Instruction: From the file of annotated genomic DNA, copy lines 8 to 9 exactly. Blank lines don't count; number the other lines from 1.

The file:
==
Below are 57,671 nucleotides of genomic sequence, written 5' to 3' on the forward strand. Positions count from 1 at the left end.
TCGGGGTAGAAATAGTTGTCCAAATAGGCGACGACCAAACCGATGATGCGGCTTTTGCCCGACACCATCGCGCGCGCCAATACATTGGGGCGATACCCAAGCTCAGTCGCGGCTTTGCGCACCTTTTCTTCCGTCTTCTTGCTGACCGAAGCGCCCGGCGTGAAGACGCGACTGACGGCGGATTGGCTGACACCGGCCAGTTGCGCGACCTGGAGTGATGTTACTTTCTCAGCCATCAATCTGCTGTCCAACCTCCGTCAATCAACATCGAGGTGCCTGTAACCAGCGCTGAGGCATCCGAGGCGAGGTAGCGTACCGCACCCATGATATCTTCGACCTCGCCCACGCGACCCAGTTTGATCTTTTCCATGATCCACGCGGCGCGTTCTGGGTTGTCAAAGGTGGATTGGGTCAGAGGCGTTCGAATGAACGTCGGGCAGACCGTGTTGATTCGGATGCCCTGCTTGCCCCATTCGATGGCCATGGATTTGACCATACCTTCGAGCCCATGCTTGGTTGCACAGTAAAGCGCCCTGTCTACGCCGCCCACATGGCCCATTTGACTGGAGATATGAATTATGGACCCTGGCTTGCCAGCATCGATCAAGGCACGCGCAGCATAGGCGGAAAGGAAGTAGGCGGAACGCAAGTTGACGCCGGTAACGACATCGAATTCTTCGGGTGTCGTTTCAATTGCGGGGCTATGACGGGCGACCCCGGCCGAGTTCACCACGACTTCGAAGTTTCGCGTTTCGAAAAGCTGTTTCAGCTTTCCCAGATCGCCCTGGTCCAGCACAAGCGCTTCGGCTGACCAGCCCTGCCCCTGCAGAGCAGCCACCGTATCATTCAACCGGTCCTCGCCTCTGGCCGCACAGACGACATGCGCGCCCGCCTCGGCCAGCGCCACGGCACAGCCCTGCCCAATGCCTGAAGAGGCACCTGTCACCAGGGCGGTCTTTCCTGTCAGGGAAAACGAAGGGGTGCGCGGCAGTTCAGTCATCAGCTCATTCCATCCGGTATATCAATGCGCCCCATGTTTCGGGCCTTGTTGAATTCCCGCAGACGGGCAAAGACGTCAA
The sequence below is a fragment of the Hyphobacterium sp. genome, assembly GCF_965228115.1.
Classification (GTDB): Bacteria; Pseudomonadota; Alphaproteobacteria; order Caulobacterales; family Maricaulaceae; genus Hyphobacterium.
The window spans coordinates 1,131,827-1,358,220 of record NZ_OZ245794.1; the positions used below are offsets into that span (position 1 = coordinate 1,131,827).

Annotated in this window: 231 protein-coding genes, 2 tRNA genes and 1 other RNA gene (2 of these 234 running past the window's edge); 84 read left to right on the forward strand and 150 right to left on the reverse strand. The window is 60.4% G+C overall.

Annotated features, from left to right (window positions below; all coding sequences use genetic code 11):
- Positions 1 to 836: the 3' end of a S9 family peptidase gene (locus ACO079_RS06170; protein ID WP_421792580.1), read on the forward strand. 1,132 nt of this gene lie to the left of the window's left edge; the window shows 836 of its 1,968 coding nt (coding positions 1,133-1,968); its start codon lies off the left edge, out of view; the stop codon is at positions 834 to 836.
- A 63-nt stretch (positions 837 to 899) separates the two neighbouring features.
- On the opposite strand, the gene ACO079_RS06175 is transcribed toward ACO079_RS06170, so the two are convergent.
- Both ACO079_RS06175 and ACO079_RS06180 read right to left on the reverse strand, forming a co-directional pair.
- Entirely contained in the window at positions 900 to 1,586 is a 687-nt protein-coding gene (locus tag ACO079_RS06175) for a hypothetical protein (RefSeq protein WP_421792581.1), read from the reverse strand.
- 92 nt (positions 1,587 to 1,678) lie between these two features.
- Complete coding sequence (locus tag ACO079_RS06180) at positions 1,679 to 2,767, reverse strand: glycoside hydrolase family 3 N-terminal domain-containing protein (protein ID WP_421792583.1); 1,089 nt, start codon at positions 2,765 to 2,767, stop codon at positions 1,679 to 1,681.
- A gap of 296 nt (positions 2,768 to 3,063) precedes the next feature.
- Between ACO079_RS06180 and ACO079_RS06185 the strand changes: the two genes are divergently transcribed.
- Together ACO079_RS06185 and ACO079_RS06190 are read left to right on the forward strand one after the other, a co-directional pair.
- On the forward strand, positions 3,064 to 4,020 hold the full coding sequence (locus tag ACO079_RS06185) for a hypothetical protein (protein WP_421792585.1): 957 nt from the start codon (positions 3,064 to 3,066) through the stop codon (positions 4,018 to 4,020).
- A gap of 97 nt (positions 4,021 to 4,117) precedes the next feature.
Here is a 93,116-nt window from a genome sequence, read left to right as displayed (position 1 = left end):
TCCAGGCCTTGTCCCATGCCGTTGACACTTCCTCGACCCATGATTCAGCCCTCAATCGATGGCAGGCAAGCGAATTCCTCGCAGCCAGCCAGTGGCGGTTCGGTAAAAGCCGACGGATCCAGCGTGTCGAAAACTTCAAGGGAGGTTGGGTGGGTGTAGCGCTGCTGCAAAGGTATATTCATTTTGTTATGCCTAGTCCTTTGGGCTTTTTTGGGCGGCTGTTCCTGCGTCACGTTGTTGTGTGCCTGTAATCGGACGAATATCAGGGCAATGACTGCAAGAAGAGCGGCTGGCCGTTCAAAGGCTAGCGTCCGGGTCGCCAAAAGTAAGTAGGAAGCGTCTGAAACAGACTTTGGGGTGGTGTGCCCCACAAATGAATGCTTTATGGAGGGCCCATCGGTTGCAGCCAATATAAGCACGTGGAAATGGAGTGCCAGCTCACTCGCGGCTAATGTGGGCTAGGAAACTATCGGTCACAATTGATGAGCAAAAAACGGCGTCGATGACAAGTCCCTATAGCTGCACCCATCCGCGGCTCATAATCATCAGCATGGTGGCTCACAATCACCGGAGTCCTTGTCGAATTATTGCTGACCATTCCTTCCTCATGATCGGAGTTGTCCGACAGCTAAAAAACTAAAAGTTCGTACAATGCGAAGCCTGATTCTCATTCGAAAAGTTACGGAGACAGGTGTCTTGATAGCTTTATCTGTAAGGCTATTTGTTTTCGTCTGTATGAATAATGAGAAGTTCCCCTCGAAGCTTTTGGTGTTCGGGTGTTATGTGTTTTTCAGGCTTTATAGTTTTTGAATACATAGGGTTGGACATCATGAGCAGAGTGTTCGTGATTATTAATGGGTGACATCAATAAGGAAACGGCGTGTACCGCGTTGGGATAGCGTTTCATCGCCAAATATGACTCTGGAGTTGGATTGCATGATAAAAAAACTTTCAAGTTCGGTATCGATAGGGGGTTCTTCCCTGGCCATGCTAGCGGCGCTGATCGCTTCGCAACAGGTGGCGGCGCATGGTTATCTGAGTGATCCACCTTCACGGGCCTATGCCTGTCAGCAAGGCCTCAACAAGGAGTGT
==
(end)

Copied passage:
- Positions 1 to 836: the 3' end of a S9 family peptidase gene (locus ACO079_RS06170; protein ID WP_421792580.1), read on the forward strand. 1,132 nt of this gene lie to the left of the window's left edge; the window shows 836 of its 1,968 coding nt (coding positions 1,133-1,968); its start codon lies off the left edge, out of view; the stop codon is at positions 834 to 836.
- A 63-nt stretch (positions 837 to 899) separates the two neighbouring features.